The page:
by Caitlin Cass
In October 2011, ArtNews announced the arrival of comic books; cover emblazoned with art from Daniel Clowes’ Ghost World. There were Enid’s judging eyes staring me down from beneath the headline “WHERE ART MEETS COMICS.” I was uncomfortable. I was uncomfortable because Ghost World began in 1993 and because the feature film had been out for over ten years. But mostly I was uncomfortable because Enid Coleslaw makes me unbelievably insecure. Here I was in the last year of my Studio MFA program, and there was Enid on the cover of ArtNews telling me everything was going to be okay: comics were accepted now. I couldn’t help feeling like she was making fun of me. I’d read Ghost World just out of high school, when I was the same age as Enid, and at the time she embodied my biggest fears. Enid was everything I tried to convince myself I wasn’t: judgmental, manipulative, cruel, and yet somehow horrendously likeable. If I had read Ghost World in high school, I might have looked up to Enid. I might have tried to emulate her. This horrified me. I can imagine why ArtNews chose that image. Ghost World is popular. People know Ghost World—even if they don’t read comics. Still, there was something creepily parallel about the pairing. At nineteen, I felt toward Enid a lot like I felt toward the art world in October of 2011. The art world was everything I tried to convince myself I wasn’t: judgmental, manipulative, cruel and yet– it lured me. I wanted them to like me. Enid knew it.
Following the lead-in to the Trends section of the magazine, Carolina A. Miranda explained her reasoning. Artists like R. Crumb, Art Speigelman and Chris Ware were now in prominent museum collections at places like the Whitney and the MOMA. Their individual pages were selling in galleries for upwards of 5,000 dollars. In 2008, a Crumb original sold for over $100,000 at auction. None of it was news to me, and yet seeing it like this in print had a puzzling effect on me. I am part of a generation with a paradoxical understanding of the comics climate. Growing up, I had no reason to regard comics as anything less than art and yet the notion of comics as an underground was so deeply entrenched in the graphic canon that I had harbored a repressed hatred for the art world. I came into graduate school out of liberal arts school, thinking that I might not be allowed to make comics in grad school. When it became clear that this was wrong, I repressed that art world hatred deeper. If comics were acceptable in an academic, non-disciplinary specific art environment, it must mean the art world was cool with them. I could make comics and become blindingly successful. Nothing could stop me. But while reading this article, it became clear to me that my distaste for the art world hadn’t really gone away.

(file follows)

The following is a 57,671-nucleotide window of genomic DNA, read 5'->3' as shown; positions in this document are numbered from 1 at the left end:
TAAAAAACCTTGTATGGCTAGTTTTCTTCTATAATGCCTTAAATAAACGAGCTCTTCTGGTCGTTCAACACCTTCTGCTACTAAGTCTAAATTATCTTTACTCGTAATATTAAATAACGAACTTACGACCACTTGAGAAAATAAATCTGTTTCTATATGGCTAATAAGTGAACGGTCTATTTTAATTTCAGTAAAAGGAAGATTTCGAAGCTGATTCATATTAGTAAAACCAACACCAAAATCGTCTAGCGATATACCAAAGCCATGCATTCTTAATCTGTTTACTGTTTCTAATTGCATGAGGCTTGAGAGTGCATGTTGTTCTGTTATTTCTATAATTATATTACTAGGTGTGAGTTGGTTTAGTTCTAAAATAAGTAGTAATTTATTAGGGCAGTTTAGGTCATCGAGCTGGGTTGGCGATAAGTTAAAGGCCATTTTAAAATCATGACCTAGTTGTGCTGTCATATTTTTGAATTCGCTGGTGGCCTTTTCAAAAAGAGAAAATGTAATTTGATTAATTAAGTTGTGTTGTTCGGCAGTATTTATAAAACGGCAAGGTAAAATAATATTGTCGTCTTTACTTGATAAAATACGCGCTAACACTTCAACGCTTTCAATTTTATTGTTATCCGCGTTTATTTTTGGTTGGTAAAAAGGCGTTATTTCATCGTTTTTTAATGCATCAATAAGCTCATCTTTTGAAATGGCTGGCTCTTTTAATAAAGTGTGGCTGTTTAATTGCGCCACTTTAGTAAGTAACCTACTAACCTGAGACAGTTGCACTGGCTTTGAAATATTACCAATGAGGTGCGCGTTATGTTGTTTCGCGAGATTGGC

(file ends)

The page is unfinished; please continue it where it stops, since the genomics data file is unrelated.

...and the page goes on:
Already convinced that comics had “arrived”, it was difficult to accept an article that told me they were only now arriving. What did that mean anyway? Did comics even want to be accepted by the art world? I recalled R. Crumb on the subject: “Art is just a racket! A hoax perpetuated on the public by the so called ‘Artists’ who set themselves up on a pedestal and are promoted by pantywaist ivory tower intellectuals and sob-sister critics who think the world owes them a living”. 
Still, that other side of me, the side that wanted to be legitimized by the popular kids, won out. I went to the library. I would learn what it means to be accepted in the art world, from a book– The Art of Buying Art by Paige West. (“This is so easy! Why didn’t I do this before?”) West wrote the book for typical upper-middle class Americans. It reads like a European travel guide or a book about fine wine. While it uses a few too many images from artists West’s gallery represents, the way it speaks about the art world seems almost… clean. After three years of art school I had become convinced that the art world was a dark and filthy place, where artists are exploited and creativity goes to die. Now here was Paige West telling me that buying art was no different then buying a really nice couch. I might never be able to buy a really nice couch, but that didn’t mean other people shouldn’t.
Under the tagline, “Good vs. Bad Art, Who Decides?” West laid it out in the open—as if she wasn’t even ashamed by it. Museum curators, prominent collectors, galleries and art critics: these were the “key players” who decided what good art was. Listen to them until you develop your own taste.
Sure there are inherent problems with this notion. Why not go from the ground up? Why not just look at art and decide for yourself whether or not you like it? But stepping back, Paige West was being remarkably reasonable. She wasn’t telling people to believe in these key players absolutely. In fact, she encouraged people to see the art before reading the reviews. She firmly stated that the stock market was a far better place to make money than the art market. While it is difficult to listen to her compare famous actors wearing designer clothing to prominent collectors buying art, they are undeniably related. Sure, she told readers to study how other people formulate their tastes and opinions, but in the end she told them to buy the clothes they like.